Digestion of Carbohydrate

Digestion of Carbohydrate

The main function of carbohydrates is to provide your body with energy to support muscular work, brain activity, breathing and other important activities. Carbohydrates are made up of sugars known as saccharides. Most carbohydrate foods contain many saccharides linked together, which are known as polysaccharides. Carbohydrate digestion begins in the mouth and is complete when the polysaccharides are broken down into single sugars, or monosaccharides, which can be absorbed by the body.

The three types of carbs are:

starches or complex

carbssugars or simple carbs


Both simple and complex carbohydrates break down intoglucose (aka blood sugar). A simple carb is one that’s comprised of one or two sugar molecules, while a complex carb contains three or more sugar molecules. Fiber, on the other hand, is found in healthy carbs, but isn’t digested or broken down. It’sbeen shown to be good for heart health and weight management.

Naturally-occurring simple sugars are found in fruit and dairy. There are also processed and refined simple sugars that food companies may add to foods such as sodas, candy, and desserts.

Good sources of complex carbohydrates include:
whole grains






Fiber is found in many healthy carbs such as:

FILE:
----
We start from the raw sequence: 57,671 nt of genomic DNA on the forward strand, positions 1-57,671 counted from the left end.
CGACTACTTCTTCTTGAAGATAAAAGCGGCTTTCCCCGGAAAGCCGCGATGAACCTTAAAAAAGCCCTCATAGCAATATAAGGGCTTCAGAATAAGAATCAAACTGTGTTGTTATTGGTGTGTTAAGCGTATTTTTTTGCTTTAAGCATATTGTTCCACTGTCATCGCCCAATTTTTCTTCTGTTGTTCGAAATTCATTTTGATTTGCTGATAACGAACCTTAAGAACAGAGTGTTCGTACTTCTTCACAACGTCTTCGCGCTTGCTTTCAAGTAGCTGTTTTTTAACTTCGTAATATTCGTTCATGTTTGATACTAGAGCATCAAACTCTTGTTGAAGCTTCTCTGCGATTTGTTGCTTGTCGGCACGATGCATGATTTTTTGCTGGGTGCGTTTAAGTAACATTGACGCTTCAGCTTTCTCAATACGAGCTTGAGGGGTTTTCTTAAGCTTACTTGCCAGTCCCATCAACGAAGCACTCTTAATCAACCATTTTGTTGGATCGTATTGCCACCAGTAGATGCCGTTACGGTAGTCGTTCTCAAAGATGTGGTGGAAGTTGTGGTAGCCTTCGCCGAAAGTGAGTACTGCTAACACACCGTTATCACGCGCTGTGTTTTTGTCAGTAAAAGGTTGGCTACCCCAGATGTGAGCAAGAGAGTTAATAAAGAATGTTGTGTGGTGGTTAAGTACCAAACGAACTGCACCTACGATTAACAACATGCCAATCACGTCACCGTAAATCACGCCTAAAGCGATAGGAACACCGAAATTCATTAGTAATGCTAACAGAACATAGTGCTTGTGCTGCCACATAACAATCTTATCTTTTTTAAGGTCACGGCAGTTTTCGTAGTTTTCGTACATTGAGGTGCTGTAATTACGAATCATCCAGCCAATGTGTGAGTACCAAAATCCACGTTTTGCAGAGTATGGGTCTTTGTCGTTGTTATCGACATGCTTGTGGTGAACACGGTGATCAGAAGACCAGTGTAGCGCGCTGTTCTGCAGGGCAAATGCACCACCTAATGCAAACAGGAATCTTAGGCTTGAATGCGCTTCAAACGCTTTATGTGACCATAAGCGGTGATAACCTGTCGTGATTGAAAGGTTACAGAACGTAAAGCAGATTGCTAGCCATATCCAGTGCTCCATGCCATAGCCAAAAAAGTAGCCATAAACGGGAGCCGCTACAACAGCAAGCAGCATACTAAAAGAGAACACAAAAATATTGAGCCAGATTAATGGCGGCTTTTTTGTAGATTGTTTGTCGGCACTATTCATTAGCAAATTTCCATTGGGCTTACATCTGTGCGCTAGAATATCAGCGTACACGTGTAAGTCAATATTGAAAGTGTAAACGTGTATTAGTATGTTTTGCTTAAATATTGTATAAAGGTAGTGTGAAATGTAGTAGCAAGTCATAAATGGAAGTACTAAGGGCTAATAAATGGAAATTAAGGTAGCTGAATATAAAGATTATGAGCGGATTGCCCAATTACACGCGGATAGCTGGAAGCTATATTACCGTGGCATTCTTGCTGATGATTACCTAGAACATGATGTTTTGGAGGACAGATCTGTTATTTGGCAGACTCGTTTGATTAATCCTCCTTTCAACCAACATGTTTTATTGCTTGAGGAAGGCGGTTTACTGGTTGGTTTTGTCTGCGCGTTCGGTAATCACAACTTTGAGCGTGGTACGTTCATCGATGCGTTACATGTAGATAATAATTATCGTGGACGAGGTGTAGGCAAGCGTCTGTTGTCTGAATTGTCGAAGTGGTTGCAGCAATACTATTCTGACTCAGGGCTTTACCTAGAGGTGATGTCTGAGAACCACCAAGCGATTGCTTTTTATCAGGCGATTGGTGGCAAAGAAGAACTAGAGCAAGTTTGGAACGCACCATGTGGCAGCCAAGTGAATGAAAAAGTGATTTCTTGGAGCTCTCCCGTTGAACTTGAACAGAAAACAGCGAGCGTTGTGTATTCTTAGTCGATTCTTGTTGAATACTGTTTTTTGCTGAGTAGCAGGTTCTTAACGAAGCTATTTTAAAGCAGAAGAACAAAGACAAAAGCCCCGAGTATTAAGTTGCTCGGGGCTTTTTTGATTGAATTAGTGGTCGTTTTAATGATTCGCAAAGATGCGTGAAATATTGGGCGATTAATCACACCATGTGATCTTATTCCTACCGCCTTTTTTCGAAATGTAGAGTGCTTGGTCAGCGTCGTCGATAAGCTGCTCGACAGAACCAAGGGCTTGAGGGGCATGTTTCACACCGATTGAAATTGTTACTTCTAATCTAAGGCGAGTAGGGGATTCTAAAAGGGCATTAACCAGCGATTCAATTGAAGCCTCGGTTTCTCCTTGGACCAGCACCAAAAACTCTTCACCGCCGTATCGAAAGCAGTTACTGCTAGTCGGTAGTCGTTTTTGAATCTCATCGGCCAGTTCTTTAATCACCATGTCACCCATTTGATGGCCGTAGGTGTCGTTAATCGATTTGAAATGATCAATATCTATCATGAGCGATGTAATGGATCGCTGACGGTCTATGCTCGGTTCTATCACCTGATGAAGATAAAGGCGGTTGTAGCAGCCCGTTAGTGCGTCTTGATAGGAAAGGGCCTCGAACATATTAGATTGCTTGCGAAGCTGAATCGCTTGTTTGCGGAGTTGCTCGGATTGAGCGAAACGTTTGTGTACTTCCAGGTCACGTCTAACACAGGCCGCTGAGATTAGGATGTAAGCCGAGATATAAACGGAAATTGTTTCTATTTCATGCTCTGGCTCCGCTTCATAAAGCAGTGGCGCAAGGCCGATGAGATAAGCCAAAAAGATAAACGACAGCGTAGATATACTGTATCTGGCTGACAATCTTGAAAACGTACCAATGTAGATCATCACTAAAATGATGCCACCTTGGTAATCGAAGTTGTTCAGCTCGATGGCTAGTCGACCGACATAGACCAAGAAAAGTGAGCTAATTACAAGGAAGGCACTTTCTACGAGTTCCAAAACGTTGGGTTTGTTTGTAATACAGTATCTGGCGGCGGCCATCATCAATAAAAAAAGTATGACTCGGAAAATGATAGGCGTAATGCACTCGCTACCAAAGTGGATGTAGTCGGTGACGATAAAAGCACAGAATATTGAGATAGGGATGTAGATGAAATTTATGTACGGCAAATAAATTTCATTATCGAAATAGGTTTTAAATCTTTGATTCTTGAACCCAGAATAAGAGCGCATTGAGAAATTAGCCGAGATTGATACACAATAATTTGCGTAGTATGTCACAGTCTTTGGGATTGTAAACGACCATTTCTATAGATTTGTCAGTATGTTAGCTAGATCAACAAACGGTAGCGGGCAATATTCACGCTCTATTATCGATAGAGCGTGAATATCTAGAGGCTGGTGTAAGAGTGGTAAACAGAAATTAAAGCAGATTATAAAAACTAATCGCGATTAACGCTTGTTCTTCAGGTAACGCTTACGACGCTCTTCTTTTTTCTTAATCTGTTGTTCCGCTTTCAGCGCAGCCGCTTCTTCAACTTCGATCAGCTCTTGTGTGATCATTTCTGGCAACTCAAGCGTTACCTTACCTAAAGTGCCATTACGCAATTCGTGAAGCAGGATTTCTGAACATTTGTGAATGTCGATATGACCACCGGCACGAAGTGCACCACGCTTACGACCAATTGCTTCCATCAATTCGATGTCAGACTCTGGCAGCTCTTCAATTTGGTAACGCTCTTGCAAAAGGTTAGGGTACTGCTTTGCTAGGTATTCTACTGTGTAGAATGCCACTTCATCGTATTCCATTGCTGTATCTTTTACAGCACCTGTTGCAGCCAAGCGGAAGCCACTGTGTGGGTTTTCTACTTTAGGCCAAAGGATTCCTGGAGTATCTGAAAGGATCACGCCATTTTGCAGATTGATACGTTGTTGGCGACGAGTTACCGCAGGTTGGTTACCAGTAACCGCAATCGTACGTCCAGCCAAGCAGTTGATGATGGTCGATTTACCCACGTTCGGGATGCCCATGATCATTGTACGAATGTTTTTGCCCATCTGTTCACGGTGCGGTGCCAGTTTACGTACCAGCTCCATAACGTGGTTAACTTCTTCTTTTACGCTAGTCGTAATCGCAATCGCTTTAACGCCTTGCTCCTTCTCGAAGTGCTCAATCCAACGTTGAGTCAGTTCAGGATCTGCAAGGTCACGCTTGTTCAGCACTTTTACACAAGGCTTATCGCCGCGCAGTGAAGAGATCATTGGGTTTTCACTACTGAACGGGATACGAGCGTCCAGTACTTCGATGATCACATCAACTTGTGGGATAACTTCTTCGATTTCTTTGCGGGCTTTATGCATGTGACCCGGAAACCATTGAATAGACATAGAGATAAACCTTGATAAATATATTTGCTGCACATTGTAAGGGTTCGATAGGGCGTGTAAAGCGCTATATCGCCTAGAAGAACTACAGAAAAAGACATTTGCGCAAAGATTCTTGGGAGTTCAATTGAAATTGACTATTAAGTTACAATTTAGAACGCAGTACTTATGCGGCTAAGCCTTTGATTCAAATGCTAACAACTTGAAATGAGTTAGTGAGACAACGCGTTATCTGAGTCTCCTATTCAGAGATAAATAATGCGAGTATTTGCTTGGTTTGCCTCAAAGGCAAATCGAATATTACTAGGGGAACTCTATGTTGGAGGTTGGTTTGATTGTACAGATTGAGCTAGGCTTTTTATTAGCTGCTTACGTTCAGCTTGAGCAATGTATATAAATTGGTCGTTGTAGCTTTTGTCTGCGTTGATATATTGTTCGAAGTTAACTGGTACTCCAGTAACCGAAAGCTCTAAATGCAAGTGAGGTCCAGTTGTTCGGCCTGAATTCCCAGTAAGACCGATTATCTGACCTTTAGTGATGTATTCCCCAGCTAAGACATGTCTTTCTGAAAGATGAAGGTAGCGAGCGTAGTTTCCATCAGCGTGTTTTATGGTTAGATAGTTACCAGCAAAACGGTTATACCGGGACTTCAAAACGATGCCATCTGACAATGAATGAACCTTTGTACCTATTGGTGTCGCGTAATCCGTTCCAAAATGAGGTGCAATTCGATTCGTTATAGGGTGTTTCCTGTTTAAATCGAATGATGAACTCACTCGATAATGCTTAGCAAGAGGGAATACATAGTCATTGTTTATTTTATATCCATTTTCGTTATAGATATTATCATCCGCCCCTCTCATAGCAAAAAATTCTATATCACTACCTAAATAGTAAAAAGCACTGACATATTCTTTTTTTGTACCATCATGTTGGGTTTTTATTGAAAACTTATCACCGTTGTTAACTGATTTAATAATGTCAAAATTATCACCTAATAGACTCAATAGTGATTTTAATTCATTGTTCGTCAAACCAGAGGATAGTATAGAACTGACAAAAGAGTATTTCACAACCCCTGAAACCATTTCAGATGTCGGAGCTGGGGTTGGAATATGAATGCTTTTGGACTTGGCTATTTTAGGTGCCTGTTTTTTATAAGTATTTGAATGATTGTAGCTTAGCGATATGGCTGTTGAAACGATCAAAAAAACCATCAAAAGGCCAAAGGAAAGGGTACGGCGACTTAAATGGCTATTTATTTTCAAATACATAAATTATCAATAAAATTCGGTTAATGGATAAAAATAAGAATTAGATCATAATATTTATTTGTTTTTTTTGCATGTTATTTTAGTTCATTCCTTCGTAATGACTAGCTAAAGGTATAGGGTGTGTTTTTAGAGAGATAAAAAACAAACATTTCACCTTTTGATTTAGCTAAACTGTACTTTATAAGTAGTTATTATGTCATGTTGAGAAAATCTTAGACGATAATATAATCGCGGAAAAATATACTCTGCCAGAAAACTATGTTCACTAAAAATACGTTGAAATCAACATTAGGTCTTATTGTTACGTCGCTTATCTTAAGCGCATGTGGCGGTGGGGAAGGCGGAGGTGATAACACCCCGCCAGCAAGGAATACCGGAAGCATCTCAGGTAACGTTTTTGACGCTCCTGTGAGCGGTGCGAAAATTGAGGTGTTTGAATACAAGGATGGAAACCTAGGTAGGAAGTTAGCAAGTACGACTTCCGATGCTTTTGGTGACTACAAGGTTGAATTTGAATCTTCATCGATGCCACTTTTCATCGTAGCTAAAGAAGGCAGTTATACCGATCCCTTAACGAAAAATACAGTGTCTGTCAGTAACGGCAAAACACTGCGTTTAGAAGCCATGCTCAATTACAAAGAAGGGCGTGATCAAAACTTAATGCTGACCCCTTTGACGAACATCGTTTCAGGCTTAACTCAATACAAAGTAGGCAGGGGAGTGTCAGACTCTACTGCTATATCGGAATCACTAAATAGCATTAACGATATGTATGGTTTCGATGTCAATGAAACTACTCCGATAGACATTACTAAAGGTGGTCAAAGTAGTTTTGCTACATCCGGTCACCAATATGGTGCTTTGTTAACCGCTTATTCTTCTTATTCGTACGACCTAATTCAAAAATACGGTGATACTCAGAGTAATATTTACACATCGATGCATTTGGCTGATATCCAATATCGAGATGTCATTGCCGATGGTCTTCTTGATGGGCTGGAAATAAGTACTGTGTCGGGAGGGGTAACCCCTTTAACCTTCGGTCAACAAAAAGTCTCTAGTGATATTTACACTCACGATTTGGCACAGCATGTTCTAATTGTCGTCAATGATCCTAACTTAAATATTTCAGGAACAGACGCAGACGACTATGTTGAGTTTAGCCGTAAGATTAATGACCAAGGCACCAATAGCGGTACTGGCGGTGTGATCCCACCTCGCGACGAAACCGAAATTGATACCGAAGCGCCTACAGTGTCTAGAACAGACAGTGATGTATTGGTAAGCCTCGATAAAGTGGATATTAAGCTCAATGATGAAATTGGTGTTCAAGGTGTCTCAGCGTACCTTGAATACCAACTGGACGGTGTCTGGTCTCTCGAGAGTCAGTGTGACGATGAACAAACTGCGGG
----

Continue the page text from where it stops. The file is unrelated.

whole grains



Digestion of Carbohydrate

In the Mouth

Carbohydrate digestion begins in the mouth. The salivary glands in the mouth secrete saliva, which helps to moisten the food. The food is then chewed while the salivary glands also release the enzyme salivary amylase, which begins the process of breaking down the polysaccharides in the carbohydrate food.

In the Stomach

After the carbohydrate food is chewed into smaller pieces and mixed with salivary amylase and other salivary juices, it is swallowed and passed through the esophagus. The mixture enters the stomach where it is known as chyme. There is no further digestion of chyme, as the stomach produces acid which destroys bacteria in the food and stops the action of the salivary amylase.

In the Pancreas and Small Intestine

After being in the stomach, the chyme enters the beginning portion of the small intestine, or the duodenum. In response to chyme being in the duodenum, the pancreas releases the enzyme pancreatic amylase, which breaks the polysaccharide down into a disaccharide, a chain of of only two sugars linked together. The small intestine then produces enzymes called lactase, sucrase and maltase, which break down the disaccharides into monosaccharides. The monosaccharides are single sugars that are then absorbed in the small intestine.

In the Large Intestine (Colon)

Carbohydrates that were not digested and absorbed by the small intestine reach the colon where they are partly broken down by intestinal bacteria. Fiber, which cannot be digested like other carbohydrates, is excreted with feces or partly digested by the intestinal bacteria.


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